Lear also continues to show a deepening sensitivity to other people, a trait missing from his character at the beginning of the play and an interesting side effect of his increasing madness and exposure to human cruelty. After he sends his Fool into the hovel to take shelter, he kneels in prayer—the first time we have seen him do so in the play. He does not pray for himself; instead, he asks the gods to help “poor naked wretches, wheresoe’er you are, / That bide the pelting of this pitiless storm” (3.4.29–30). Reproaching himself for his heartlessness, Lear urges himself to “expose thyself to feel what wretches feel” (3.4.35). This self-criticism and newfound sympathy for the plight of others mark the continuing humanization of Lear.
Lear’s obsessive contemplation of his own humanity and of his place in relation to nature and to the gods is heightened still further after he meets Edgar, who is clad only in rags. Lear’s wandering mind turns to his own fine clothing, and he asks, addressing Edgar’s largely uncovered body, “Is man no more than this? Consider him well” (3.4.95–96). As a king in fact as well as in name, with servants and subjects and seemingly loyal daughters, Lear could be confident of his place in the universe; indeed, the universe seemed to revolve around him. Now, as his humility grows, he becomes conscious of his real relationship to nature. He is frightened to see himself as little more than a “bare, forked animal,” stripped of everything that made him secure and powerful (3.4.99–100).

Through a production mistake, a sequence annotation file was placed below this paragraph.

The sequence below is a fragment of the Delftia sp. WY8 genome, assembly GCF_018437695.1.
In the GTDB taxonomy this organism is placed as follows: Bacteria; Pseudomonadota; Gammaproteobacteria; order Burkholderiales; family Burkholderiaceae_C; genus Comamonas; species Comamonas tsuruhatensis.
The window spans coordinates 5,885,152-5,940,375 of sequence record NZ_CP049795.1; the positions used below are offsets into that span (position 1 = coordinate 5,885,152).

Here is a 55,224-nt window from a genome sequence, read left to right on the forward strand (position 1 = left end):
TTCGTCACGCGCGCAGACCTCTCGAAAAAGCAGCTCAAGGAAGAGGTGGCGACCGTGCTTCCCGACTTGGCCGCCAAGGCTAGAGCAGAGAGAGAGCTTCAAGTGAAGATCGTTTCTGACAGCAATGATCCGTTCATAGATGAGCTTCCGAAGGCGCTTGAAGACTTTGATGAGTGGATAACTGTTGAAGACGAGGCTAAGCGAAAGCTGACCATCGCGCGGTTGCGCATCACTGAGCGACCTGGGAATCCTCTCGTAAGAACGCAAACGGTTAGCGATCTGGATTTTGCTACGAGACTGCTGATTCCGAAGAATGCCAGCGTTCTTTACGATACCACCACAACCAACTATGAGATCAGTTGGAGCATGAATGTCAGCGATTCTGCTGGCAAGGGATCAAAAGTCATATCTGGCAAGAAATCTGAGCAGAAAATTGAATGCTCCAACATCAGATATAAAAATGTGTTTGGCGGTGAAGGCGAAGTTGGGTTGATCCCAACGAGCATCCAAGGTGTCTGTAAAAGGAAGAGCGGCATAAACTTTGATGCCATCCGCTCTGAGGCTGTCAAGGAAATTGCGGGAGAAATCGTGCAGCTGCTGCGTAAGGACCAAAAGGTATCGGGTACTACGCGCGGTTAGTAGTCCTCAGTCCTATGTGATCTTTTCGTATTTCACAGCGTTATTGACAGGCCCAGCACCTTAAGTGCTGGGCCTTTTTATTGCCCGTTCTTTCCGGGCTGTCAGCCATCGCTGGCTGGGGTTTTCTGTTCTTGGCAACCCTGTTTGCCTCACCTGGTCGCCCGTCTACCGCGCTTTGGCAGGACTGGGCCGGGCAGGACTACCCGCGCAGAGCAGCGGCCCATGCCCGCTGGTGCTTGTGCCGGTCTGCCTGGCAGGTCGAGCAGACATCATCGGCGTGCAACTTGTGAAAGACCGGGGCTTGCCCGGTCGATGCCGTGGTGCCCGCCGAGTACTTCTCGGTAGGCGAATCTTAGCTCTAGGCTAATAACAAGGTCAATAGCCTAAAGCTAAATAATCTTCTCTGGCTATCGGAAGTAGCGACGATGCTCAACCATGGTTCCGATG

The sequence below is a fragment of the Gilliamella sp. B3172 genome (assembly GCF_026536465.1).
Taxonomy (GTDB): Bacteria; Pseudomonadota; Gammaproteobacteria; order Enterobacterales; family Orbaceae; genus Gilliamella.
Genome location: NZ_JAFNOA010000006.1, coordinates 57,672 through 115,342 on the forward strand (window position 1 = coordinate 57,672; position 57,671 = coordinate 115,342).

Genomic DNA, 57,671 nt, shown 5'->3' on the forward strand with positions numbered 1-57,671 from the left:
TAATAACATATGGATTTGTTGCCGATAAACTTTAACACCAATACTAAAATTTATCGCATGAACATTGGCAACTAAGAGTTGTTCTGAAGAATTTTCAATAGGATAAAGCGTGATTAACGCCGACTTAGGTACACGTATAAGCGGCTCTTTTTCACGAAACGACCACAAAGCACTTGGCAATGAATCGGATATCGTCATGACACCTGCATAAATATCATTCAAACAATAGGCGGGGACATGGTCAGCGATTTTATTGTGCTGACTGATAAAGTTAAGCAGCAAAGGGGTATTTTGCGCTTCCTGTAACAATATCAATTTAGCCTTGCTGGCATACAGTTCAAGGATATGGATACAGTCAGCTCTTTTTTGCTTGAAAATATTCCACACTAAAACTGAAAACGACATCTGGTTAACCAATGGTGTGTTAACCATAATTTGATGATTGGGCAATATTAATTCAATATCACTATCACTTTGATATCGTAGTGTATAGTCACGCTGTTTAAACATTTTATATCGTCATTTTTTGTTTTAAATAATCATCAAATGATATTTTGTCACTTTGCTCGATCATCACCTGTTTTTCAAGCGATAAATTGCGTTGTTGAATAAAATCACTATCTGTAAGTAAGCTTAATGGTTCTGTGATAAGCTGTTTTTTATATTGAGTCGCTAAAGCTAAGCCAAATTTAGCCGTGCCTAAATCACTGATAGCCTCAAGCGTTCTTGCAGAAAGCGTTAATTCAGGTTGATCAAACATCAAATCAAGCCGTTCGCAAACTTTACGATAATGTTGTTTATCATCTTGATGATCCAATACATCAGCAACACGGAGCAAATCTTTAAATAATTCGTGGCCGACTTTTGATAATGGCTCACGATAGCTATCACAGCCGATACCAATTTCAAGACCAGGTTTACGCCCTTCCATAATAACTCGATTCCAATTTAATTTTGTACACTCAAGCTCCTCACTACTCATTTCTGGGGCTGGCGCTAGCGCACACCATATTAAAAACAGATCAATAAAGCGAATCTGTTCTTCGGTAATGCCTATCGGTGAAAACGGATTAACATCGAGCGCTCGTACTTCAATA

The destruction of Lear’s pride leads him to question the social order that clothes kings in rich garments and beggars in rags. He realizes that each person, underneath his or her clothing, is naked and therefore weak. He sees too that clothing offers no protection against the forces of the elements or of the gods. When he tries to remove his own clothing, his companions restrain him. But Lear’s attempt to bare himself is a sign that he has seen the similarities between himself and Edgar: only the flimsy surface of garments marks the difference between a king and a beggar. Each must face the cruelty of an uncaring world.
The many names that Edgar uses for the demons that pester him seem to have been taken by Shakespeare from a single source—Samuel Harsnett’s A Declaration of Egregious Popish Impostors, which describes demons in wild and outlandish language to ridicule the exorcisms performed by Catholic priests. Edgar uses similarly strange and haunting language to describe his demons. The audience assumes that he is only feigning madness; after all, we have seen him deliberately decide to pose as a crazed beggar in order to escape capture by his brother and father. But Edgar’s ravings are so convincing, and the storm-wracked heath such a bizarre environment, that the line between pretending to be mad and actually being mad seems to blur.